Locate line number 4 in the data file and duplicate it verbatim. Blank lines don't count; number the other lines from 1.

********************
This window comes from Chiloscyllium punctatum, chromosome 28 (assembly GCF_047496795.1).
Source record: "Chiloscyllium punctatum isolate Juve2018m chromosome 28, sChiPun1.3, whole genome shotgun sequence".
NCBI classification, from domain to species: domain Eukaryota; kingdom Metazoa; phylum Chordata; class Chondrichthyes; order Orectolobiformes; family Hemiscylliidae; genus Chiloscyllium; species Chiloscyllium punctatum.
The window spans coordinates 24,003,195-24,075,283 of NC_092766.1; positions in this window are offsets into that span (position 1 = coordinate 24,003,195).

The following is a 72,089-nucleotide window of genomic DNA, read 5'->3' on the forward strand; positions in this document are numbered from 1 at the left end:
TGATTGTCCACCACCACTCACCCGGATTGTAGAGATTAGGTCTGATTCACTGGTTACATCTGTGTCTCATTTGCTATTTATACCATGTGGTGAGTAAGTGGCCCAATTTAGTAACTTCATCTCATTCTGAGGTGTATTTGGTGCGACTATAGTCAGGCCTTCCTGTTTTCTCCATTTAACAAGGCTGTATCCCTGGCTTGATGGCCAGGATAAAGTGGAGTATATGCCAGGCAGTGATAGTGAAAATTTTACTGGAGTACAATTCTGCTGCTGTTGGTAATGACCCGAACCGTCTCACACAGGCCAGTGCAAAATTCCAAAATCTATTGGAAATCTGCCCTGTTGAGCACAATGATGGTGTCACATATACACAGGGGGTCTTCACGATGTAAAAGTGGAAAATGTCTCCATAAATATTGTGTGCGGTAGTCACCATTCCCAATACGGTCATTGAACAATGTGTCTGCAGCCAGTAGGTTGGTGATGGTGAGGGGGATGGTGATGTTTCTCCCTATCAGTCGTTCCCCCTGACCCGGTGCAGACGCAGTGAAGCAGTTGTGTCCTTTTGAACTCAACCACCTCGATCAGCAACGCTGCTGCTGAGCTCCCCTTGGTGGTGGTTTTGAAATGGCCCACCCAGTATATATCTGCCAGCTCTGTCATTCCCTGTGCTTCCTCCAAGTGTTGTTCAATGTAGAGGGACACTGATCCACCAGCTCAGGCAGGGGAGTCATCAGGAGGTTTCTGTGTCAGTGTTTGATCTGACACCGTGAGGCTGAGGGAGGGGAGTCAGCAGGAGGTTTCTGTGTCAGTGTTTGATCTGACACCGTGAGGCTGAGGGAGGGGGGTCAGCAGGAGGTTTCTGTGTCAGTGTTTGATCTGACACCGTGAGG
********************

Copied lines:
The window spans coordinates 24,003,195-24,075,283 of NC_092766.1; positions in this window are offsets into that span (position 1 = coordinate 24,003,195).